The first rule of the Virgin Media forum moderators…

…is don’t talk about the Virgin Media forum moderators.

Updated 30th April 2011 and followed up in the second and third rules of the Virgin Media forum moderators…, and you can blog about it all you like – we’ll allow you to do that.

At this moment, I have an unfinished post regarding my ISP, Virgin Media, and a newly introduced traffic management policy – which only applies to upstream traffic for two protocols, NNTP (usenet, newsgroups) and P2P (peer to peer, file sharing). I’m holding back on finishing that off, for the moment, to give them time to answer some questions I’ve raised in public, on their forums – questions that, in truth, I don’t think are going to be answered.

There does seem to be a policy on the forums pertaining to their broadband and internet services whereby the forum team refrain from responding to a thread until several days after the last person has posted – the logic apparently being that other members of the community might provide an answer to anything raised, so the forum team only needs to bother if an issue is apparently unresolved. To some extent this makes sense but, to a disgruntled customer who is experiencing problems with some aspect of their service, it can be extremely frustrating, and the temptation must be there to follow-up a query, expressing annoyance that the issue isn’t being dealt with – which, unless the forum team take notice of what’s being posted, potentially delays their response.

I actually find myself in that situation regarding the questions for which I’m awaiting answers. It’s frustrating waiting for some kind of response from the forum team, and it’s even more frustrating knowing that other members of the forum community – other customers – won’t be able to provide those answers, which means a delayed response is pointless. I’ve actually pointed that out to them and, in response to my original question, had a response within a couple of days (spanning a public holiday), but doing the same for my subsequent questions, the harder questions, the questions that, in truth, I don’t think I’ll get an answer to hasn’t achieved anything – not even a response to say “We won’t be answering these questions” (or “there will be a delay while we try to obtain an answer” – well, I can dream, can’t I?)

But even though I’m sure I won’t be getting an answer, the right thing to do is to wait, to give them time to answer.

Or not to answer.

Umm. You know what I mean.

Anyway, I keep checking back to see if I’ve yet received an answer and, while on the forum, I browse other discussions to see what issues other customers are complaining about. Today, I spotted a thread regarding the above ‘delayed response’ policy. Someone had pointed out that it was flawed and should be reviewed. Another forum member responded by saying that he’d already pointed out the problems with it and that it should be changed – and that a forum moderator by the name of Andy (I assume Andy Kaye) had subsequently threatened him with a ban from the forum, seemingly for criticising the forum team and their policy.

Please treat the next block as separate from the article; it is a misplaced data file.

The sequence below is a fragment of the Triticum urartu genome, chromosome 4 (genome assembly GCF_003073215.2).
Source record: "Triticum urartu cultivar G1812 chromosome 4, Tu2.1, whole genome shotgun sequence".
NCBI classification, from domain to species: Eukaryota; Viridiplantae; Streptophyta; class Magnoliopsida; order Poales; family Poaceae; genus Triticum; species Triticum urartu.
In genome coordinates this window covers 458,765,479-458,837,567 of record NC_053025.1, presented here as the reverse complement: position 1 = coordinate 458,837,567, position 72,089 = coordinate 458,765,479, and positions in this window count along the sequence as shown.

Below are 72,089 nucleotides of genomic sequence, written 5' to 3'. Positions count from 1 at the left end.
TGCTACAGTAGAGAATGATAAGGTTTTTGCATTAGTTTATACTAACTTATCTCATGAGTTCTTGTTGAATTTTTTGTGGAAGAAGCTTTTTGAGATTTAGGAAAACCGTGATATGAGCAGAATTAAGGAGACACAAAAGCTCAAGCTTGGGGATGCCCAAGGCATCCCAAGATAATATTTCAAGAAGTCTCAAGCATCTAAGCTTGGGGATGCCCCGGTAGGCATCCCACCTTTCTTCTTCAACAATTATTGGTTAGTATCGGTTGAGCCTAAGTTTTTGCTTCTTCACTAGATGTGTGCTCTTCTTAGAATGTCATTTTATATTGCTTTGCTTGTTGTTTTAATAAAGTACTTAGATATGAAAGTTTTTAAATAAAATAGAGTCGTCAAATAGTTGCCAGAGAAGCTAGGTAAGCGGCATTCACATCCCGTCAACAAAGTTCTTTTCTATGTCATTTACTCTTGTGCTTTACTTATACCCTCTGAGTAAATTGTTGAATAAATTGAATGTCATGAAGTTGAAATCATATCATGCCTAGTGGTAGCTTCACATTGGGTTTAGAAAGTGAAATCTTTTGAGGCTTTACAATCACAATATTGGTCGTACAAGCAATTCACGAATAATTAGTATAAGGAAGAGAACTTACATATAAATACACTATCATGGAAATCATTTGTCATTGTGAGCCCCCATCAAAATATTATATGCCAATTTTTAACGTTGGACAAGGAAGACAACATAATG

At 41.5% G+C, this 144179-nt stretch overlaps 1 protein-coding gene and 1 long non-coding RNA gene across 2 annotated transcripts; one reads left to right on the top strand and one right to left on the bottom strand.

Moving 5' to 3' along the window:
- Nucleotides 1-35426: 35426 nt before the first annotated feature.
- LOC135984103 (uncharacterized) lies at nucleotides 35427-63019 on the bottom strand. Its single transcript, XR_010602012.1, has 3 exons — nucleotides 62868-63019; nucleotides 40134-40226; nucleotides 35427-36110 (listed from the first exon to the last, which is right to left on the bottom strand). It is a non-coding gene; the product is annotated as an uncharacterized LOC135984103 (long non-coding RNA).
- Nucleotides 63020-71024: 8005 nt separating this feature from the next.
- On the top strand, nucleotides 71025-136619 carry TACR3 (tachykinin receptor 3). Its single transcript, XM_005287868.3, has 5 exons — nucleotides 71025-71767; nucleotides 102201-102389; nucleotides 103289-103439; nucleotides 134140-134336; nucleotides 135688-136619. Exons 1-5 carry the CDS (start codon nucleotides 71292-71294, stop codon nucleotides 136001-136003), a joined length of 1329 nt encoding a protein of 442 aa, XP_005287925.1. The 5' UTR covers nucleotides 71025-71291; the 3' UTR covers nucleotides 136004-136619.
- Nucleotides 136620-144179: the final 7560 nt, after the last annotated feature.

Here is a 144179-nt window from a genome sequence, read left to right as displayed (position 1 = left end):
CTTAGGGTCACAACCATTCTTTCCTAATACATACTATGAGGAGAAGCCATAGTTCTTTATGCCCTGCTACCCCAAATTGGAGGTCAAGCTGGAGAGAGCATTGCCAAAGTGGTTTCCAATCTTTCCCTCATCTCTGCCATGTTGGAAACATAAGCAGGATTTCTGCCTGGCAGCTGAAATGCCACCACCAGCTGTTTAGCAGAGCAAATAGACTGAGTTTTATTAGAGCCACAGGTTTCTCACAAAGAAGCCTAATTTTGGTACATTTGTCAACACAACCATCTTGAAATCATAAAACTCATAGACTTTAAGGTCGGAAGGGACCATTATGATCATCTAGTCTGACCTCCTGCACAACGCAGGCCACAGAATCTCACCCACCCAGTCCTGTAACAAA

I replied. I asked if Andy had been sacked yet for abusing his position as a forum moderator because, I said, that’s what he’s done by threatening to ban someone simply for being critical of the way the forums are handled.

I’ve posted some quite acerbic stuff on the forums in the thread regarding my own complaints. I’m an angry customer, an agrieved customer who is being treated unfairly – I call fair shout. That thread in which Andy was mentioned, though, was singularly lacking in anything of that nature; the previous posters were perfectly polite and reasoned, as was my contribution.

But it did include an accusation that a forum moderator was abusing his position, and questioned whether he had been sacked yet for it.

That post – that thread, in fact – disappeared very quickly.

This looks and smells to me as exactly what I’d called in response to the previous poster. The correct response from Andy or another moderator, or even one of the forum team (who seem to be a separate bunch from the moderators), should have been to reply, justifying or defending their threat of banning someone, to explain why that threat had been made.

To delete the thread, though? To hide any public accusations of a moderator abusing his position? That’s an abuse of moderator privileges, right there.

The Virgin Media forum has a useful feature: A ‘signature’ that is dynamic: If a user updates his signature, all the posts that user has made will show the new signature. I’ve updated mine to say:

I recently questioned whether a moderator called Andy was abusing his position – the thread I posted that to was deleted. Interesting, no?

Well, I have to amuse myself somehow while waiting for them to answer my questions, don’t I? 🙂

30th April 2011